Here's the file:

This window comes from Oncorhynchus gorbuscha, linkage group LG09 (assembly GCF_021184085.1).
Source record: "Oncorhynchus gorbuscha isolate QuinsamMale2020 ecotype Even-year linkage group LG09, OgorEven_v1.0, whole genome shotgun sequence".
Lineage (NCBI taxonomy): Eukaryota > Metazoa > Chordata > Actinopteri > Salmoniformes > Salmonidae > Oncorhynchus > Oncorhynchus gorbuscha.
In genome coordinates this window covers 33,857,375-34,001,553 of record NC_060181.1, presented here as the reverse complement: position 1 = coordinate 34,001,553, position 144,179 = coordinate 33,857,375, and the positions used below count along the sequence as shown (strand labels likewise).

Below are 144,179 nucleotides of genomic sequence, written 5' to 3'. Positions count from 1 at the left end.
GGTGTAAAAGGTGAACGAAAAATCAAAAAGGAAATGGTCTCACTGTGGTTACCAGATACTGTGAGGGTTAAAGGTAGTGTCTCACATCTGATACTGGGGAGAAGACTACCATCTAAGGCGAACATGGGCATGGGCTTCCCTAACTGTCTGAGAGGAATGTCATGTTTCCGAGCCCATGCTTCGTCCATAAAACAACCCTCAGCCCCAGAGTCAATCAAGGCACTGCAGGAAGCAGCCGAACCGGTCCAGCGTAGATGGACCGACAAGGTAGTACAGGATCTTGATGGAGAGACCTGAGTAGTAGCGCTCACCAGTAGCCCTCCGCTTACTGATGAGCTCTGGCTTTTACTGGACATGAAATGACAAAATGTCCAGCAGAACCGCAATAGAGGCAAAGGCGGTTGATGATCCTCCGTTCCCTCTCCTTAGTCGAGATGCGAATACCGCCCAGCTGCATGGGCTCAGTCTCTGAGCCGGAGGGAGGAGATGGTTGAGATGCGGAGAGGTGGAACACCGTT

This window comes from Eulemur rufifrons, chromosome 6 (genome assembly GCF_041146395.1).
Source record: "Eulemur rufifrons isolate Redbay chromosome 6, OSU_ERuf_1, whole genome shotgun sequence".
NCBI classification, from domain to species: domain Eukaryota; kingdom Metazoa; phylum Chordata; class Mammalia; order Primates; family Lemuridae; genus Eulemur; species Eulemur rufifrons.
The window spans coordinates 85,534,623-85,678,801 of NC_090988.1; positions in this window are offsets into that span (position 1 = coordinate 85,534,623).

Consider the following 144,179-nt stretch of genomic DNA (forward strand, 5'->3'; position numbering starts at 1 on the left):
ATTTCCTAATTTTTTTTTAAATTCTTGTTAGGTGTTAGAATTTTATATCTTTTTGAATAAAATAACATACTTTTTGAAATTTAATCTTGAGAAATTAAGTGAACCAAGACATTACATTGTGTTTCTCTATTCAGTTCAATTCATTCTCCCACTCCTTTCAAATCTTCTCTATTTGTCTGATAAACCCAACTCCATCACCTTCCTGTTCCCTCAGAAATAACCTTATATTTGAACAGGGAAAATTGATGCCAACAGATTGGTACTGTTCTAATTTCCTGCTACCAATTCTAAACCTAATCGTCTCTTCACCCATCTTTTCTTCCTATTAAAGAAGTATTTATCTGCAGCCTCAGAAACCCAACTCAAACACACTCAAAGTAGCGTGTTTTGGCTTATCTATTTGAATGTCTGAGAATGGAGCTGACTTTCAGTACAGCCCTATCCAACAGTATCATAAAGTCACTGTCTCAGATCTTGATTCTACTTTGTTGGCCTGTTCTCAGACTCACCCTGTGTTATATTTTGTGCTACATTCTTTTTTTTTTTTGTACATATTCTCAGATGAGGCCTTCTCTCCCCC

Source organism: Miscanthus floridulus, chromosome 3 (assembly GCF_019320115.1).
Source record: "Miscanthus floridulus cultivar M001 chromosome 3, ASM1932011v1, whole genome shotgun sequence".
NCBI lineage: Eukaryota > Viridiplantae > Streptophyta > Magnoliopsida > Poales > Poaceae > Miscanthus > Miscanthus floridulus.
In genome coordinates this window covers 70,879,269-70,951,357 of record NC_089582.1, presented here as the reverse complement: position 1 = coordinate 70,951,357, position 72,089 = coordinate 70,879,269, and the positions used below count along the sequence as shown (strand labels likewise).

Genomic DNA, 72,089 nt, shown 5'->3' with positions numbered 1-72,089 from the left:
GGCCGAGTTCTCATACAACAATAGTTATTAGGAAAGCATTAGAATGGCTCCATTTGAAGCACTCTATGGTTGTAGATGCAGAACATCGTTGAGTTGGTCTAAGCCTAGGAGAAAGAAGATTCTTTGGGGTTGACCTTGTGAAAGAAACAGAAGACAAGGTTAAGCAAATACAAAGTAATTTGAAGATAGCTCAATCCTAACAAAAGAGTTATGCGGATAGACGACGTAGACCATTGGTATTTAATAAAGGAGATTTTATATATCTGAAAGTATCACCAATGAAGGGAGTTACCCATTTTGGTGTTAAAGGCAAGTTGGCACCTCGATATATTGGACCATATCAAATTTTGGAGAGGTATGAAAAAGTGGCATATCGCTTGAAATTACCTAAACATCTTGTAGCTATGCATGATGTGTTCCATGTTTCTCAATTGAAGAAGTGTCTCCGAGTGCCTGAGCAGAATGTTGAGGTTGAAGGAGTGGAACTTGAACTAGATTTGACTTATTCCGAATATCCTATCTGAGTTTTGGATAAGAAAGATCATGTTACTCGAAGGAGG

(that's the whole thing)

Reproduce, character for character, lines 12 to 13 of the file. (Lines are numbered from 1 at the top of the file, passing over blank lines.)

ATTTCCTAATTTTTTTTTAAATTCTTGTTAGGTGTTAGAATTTTATATCTTTTTGAATAAAATAACATACTTTTTGAAATTTAATCTTGAGAAATTAAGTGAACCAAGACATTACATTGTGTTTCTCTATTCAGTTCAATTCATTCTCCCACTCCTTTCAAATCTTCTCTATTTGTCTGATAAACCCAACTCCATCACCTTCCTGTTCCCTCAGAAATAACCTTATATTTGAACAGGGAAAATTGATGCCAACAGATTGGTACTGTTCTAATTTCCTGCTACCAATTCTAAACCTAATCGTCTCTTCACCCATCTTTTCTTCCTATTAAAGAAGTATTTATCTGCAGCCTCAGAAACCCAACTCAAACACACTCAAAGTAGCGTGTTTTGGCTTATCTATTTGAATGTCTGAGAATGGAGCTGACTTTCAGTACAGCCCTATCCAACAGTATCATAAAGTCACTGTCTCAGATCTTGATTCTACTTTGTTGGCCTGTTCTCAGACTCACCCTGTGTTATATTTTGTGCTACATTCTTTTTTTTTTTTGTACATATTCTCAGATGAGGCCTTCTCTCCCCC

Source organism: Miscanthus floridulus, chromosome 3 (assembly GCF_019320115.1).